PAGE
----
James and Wade were dominant in the 2008 Olympics, but the USA Basketball program is deep enough to compete without them. USA Basketball was structured with this kind of flexibility in mind; even if James, Wade, and Bosh opt to stay home, a squad spearheaded by Durant and Bryant would still be the clear favorite in 2012, bolstered by other rising NBA stars hungry for their first Olympic competition. Derrick Rose, Andre Iguodala, Russell Westbrook, Rudy Gay, Kevin Love, Steph Curry, and Eric Gordon could all look to follow up their FIBA World Championships success with another round for Team USA, and that’s to say nothing of the oodles of other talented players who weren’t included on the 2010 roster.

The beauty of USA Basketball’s new (if you could call it new, at this point) infrastructure is its continuity, an attribute which has less to do with the players’ continued involvement and more with the sustained system in place. The players aren’t going to be able to return for every competition, but the program remains, young talent continues to flow in, and the roster renovations come in stride.

Kyrie Irving, any regrets about using profanity toward fan? “Hell no.”

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Fans yelling obscenities at NBA players and trying to goad them into a response — always while camera phones are recording — has become a thing. DeMarcus Cousins will be paying $25,000 for responding to a fan cursing at him in Memphis.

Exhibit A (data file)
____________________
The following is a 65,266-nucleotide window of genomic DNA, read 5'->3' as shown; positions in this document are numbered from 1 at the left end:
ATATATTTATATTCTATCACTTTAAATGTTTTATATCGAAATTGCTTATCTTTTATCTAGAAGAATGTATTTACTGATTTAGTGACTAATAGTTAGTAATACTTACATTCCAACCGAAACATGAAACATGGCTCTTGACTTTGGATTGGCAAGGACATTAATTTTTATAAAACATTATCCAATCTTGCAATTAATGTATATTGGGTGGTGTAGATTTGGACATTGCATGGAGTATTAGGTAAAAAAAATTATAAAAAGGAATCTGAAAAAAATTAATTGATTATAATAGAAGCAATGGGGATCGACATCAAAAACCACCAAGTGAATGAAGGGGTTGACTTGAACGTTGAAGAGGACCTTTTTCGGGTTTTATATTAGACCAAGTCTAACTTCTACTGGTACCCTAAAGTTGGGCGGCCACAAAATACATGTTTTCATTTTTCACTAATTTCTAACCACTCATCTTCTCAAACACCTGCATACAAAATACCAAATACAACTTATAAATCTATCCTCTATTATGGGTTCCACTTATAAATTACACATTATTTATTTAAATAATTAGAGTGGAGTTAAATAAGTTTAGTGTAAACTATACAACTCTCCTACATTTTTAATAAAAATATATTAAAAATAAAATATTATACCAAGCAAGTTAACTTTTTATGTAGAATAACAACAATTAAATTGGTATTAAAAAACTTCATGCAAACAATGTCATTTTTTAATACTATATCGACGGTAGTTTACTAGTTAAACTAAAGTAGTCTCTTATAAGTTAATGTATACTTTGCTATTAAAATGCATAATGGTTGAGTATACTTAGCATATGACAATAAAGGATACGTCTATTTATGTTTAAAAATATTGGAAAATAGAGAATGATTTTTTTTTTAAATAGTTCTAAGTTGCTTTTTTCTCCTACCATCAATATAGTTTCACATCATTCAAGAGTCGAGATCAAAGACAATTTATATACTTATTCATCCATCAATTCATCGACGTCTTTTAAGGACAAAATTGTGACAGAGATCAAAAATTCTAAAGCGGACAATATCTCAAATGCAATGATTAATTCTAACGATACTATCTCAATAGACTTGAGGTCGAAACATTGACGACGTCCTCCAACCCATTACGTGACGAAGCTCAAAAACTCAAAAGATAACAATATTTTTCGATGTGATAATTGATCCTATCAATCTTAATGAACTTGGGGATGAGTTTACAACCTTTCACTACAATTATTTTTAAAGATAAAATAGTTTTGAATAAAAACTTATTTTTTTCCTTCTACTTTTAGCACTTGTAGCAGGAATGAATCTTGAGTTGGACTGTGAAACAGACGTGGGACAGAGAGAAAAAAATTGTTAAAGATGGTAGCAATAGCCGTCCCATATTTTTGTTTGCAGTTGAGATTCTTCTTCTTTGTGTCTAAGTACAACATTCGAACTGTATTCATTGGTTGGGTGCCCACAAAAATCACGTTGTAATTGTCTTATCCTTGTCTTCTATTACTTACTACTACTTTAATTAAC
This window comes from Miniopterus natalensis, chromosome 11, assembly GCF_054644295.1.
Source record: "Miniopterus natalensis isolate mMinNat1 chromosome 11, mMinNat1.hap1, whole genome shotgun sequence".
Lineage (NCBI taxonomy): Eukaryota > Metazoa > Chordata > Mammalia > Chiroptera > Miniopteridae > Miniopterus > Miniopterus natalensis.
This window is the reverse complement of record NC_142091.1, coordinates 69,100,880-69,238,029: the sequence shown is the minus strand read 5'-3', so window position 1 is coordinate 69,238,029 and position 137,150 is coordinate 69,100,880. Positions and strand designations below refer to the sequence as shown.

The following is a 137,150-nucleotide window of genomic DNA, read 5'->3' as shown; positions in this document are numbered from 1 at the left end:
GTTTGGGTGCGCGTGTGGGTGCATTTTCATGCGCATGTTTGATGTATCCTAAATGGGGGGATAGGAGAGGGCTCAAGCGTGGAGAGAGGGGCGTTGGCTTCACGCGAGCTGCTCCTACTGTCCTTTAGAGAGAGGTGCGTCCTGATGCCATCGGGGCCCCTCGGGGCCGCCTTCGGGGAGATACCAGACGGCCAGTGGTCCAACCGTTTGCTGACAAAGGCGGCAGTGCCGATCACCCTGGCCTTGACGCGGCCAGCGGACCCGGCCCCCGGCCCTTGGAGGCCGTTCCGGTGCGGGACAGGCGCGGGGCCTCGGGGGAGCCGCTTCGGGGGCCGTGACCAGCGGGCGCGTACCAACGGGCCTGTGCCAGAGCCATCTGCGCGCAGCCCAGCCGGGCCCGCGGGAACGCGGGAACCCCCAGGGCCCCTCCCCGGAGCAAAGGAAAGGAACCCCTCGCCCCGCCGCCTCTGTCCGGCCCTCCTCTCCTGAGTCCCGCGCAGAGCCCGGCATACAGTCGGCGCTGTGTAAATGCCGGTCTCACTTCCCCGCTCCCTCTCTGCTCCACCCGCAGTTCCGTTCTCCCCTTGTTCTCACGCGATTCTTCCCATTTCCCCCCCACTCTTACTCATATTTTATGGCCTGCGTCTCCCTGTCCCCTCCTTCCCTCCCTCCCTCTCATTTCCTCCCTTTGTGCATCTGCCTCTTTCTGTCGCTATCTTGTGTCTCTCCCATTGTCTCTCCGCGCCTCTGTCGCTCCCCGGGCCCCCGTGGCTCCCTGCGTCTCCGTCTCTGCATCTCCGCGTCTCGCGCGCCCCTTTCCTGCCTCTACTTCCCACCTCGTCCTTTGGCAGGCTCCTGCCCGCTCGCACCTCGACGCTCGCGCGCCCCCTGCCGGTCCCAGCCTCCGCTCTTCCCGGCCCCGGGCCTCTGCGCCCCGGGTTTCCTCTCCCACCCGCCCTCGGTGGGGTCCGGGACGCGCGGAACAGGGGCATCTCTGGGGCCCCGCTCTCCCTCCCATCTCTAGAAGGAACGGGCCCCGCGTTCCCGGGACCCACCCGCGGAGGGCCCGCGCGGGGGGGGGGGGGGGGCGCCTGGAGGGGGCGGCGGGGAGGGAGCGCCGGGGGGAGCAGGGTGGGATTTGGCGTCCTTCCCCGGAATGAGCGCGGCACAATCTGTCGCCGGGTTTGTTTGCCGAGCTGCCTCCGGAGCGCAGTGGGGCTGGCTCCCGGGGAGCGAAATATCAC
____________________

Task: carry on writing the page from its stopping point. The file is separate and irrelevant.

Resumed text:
Kyrie Irving is likely going to get fined for an incident Friday night after the Celtics knocked off the Sixers in Philadephia. It made the rounds on social media Friday night, with a fan yelling at Irving as he leaves the court “Kyrie, where’s LeBron?” and Irving responding with a crude phrase. Here is the exchange as Irving leaves the court (NOTE: The language is NSFW, if offended don’t watch the video).

Saturday Irving was asked about the incident, and he admitted he should have bit his tongue, but he has no regrets, as reported by A. Sherrod Blakely of NBC Sports Boston.

“Hell no,” Irving said (when asked if he had regrets). “Man enough to record it on video, that’s on him. I’m glad he got his ad name out there, and his five seconds of fame and it’s gone viral. That’s the social media platform we live on.

Irving added, “I take full responsibility for what I said. You move on.”